Poachers have long killed elephants for their ivory, but no one knew the staggering toll on one of Africa’s largest elephant sanctuaries until John Poulsen ’94 investigated.
Poulsen is a Duke University professor who specializes in tropical forest research. He and his wife, Connie Clark ’94, also a Duke researcher, have a soft spot for Africa, as they both served in the Peace Corps there and later made the continent their off-and-on residence.
Elephants were not the original focus of Poulsen’s research, but as the poaching crisis grew, so did his interest in their conservation. In 2011, he began to hear worrying reports about poaching in Minkèbè National Park in northeast Gabon, home to nearly half of Central Africa’s 100,000 forest elephants. Though smaller and darker than their famous counterpart, the bush elephant, these animals are no less prized for their ivory.
When he and other Duke researchers took a census, mainly by tracking elephant dung, they discovered that over a decade, the park had lost about 25,000 elephants.
Many poachers slipped over the border from neighboring Cameroon, where the city of Douala is a major hub of the international ivory trade.
“Elephant numbers in the south of the park, which is 58 kilometers from the nearest major Gabonese road, have been somewhat reduced,” Poulsen says. “By comparison, the central and northern parts of the park — which, at one point, are just 6.1 kilometers from Cameroon’s national road — have been emptied.”
For the very poor people involved in the illegal ivory trade, Poulsen explains, tusks can mean “thousands, even hundreds of thousands of dollars.”
With corrupt officials sometimes involved in the lucrative business, governments often find it difficult to prevent poaching. Plus, today’s poachers are often ruthless and equipped with sophisticated, military-grade weapons and other technology.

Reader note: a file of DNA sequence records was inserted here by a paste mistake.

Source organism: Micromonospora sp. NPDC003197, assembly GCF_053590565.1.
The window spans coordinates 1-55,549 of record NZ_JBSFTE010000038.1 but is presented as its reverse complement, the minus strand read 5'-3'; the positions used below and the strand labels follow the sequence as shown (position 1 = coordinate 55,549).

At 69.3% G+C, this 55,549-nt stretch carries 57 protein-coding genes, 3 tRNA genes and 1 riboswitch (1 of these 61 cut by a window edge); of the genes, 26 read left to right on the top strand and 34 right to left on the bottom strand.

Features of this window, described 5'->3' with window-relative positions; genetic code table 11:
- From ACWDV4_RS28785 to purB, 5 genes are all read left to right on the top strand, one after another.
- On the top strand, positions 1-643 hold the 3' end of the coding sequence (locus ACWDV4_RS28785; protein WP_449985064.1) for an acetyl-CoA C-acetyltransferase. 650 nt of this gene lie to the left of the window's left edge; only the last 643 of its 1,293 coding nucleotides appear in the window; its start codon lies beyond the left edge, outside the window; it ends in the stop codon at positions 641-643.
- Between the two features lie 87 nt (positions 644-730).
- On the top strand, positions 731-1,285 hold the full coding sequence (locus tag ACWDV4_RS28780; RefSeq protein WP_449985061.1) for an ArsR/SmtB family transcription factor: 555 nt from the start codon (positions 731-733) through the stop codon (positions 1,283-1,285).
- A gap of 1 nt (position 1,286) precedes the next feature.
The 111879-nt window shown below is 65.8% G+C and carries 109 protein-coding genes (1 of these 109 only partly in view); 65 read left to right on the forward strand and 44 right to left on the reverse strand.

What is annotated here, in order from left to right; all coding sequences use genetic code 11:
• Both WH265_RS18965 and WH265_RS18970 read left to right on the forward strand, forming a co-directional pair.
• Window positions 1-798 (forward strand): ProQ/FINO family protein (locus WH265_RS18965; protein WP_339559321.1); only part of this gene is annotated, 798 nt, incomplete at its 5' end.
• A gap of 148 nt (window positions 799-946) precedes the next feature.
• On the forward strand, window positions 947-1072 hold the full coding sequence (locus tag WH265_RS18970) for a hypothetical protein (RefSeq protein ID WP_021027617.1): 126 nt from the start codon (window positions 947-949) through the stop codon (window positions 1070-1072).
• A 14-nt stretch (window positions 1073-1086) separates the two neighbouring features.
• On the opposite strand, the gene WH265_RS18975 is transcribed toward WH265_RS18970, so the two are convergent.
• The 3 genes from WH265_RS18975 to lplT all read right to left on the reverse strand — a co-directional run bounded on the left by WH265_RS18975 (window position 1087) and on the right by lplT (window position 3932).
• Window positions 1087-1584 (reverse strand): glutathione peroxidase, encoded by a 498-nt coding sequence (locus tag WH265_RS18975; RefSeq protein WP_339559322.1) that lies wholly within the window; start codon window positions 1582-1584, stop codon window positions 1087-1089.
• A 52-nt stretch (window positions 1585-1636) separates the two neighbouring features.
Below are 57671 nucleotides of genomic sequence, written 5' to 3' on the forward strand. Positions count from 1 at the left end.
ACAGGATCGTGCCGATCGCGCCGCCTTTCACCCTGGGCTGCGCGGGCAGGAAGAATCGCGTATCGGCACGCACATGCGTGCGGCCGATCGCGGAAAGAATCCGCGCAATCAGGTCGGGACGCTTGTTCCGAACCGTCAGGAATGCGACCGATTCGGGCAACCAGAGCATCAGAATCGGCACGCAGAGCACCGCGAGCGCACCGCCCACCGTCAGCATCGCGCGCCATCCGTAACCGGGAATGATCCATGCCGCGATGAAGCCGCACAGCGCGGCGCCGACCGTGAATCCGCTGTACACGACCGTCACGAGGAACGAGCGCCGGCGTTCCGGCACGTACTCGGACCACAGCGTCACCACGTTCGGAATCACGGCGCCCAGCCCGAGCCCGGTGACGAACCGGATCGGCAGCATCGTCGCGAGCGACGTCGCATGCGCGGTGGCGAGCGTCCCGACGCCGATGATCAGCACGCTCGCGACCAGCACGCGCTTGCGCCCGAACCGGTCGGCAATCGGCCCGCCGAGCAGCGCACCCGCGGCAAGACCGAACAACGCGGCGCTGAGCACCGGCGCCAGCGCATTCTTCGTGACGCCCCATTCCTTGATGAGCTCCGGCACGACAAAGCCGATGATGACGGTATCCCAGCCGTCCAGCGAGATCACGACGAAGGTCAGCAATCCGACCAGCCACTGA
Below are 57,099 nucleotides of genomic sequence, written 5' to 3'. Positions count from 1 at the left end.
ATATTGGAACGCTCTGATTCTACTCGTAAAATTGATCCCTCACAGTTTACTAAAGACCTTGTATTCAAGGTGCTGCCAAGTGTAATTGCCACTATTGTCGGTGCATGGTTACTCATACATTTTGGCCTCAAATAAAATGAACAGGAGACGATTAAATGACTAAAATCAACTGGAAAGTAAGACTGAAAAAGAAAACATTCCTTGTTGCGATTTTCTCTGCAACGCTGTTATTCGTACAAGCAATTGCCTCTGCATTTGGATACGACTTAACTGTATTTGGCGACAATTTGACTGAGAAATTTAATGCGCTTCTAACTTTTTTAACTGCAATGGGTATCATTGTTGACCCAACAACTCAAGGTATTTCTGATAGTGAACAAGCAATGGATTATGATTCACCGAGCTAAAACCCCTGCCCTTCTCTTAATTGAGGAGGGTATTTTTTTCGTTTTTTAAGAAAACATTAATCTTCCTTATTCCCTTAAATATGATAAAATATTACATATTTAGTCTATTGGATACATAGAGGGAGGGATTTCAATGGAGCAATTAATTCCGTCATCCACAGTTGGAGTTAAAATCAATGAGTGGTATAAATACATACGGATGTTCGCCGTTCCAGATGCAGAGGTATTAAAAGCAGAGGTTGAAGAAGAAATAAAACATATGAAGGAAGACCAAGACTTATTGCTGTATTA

After Poulsen’s research was published in scientific magazines and national news media earlier this year, the Gabonese government and the country’s park agency sent a military brigade into Minkèbè to force out poachers. The park agency placed satellite collars on more than four dozen elephants to gain a sense of the animals’ range, movement and the best ways to protect them from poachers. Poulsen and other Duke researchers are also experimenting with drones to collect even more accurate data.
In a separate but also promising development, the Chinese government announced it will halt domestic trade of ivory by the end of this year. With China representing the world’s largest market for ivory, the move offers some good news for elephant conservationists.
Still, as Poulsen says, “The dramatic decline in the elephant population of a remote national park that once held the highest density of forest elephants in the world demonstrates that no place is safe from poachers.”
This article was originally published in the fall 2017 issue of Willamette magazine.